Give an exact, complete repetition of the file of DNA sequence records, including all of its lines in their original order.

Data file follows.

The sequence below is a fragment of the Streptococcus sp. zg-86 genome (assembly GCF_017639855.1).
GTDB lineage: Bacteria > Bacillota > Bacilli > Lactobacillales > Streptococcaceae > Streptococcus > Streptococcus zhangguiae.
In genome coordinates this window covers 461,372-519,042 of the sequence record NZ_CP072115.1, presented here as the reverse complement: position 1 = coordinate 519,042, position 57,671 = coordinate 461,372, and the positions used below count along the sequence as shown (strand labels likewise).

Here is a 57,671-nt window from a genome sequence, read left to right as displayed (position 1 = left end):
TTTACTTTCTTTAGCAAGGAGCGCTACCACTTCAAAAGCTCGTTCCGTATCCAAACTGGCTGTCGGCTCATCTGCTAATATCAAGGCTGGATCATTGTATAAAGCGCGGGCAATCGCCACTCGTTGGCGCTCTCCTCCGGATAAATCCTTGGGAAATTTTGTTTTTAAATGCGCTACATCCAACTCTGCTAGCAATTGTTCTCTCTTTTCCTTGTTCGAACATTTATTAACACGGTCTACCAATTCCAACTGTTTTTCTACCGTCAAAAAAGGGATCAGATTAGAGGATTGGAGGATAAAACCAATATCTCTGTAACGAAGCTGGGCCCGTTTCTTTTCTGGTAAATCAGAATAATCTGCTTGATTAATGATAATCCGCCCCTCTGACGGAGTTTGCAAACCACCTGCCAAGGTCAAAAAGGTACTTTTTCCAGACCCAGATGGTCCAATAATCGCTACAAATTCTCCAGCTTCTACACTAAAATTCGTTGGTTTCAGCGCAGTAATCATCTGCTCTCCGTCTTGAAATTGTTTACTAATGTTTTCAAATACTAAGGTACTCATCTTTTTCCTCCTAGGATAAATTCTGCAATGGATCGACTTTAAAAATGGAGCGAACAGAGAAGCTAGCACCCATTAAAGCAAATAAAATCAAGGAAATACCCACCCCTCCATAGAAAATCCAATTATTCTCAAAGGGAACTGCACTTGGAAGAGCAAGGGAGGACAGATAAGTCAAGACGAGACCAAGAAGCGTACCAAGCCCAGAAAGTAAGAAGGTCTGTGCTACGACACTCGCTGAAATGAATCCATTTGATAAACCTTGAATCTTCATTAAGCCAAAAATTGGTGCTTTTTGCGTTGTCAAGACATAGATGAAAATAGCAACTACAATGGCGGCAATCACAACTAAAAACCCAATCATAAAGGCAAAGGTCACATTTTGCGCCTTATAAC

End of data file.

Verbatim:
The sequence below is a fragment of the Streptococcus sp. zg-86 genome (assembly GCF_017639855.1).
GTDB lineage: Bacteria > Bacillota > Bacilli > Lactobacillales > Streptococcaceae > Streptococcus > Streptococcus zhangguiae.
In genome coordinates this window covers 461,372-519,042 of the sequence record NZ_CP072115.1, presented here as the reverse complement: position 1 = coordinate 519,042, position 57,671 = coordinate 461,372, and the positions used below count along the sequence as shown (strand labels likewise).

Here is a 57,671-nt window from a genome sequence, read left to right as displayed (position 1 = left end):
TTTACTTTCTTTAGCAAGGAGCGCTACCACTTCAAAAGCTCGTTCCGTATCCAAACTGGCTGTCGGCTCATCTGCTAATATCAAGGCTGGATCATTGTATAAAGCGCGGGCAATCGCCACTCGTTGGCGCTCTCCTCCGGATAAATCCTTGGGAAATTTTGTTTTTAAATGCGCTACATCCAACTCTGCTAGCAATTGTTCTCTCTTTTCCTTGTTCGAACATTTATTAACACGGTCTACCAATTCCAACTGTTTTTCTACCGTCAAAAAAGGGATCAGATTAGAGGATTGGAGGATAAAACCAATATCTCTGTAACGAAGCTGGGCCCGTTTCTTTTCTGGTAAATCAGAATAATCTGCTTGATTAATGATAATCCGCCCCTCTGACGGAGTTTGCAAACCACCTGCCAAGGTCAAAAAGGTACTTTTTCCAGACCCAGATGGTCCAATAATCGCTACAAATTCTCCAGCTTCTACACTAAAATTCGTTGGTTTCAGCGCAGTAATCATCTGCTCTCCGTCTTGAAATTGTTTACTAATGTTTTCAAATACTAAGGTACTCATCTTTTTCCTCCTAGGATAAATTCTGCAATGGATCGACTTTAAAAATGGAGCGAACAGAGAAGCTAGCACCCATTAAAGCAAATAAAATCAAGGAAATACCCACCCCTCCATAGAAAATCCAATTATTCTCAAAGGGAACTGCACTTGGAAGAGCAAGGGAGGACAGATAAGTCAAGACGAGACCAAGAAGCGTACCAAGCCCAGAAAGTAAGAAGGTCTGTGCTACGACACTCGCTGAAATGAATCCATTTGATAAACCTTGAATCTTCATTAAGCCAAAAATTGGTGCTTTTTGCGTTGTCAAGACATAGATGAAAATAGCAACTACAATGGCGGCAATCACAACTAAAAACCCAATCATAAAGGCAAAGGTCACATTTTGCGCCTTATAAC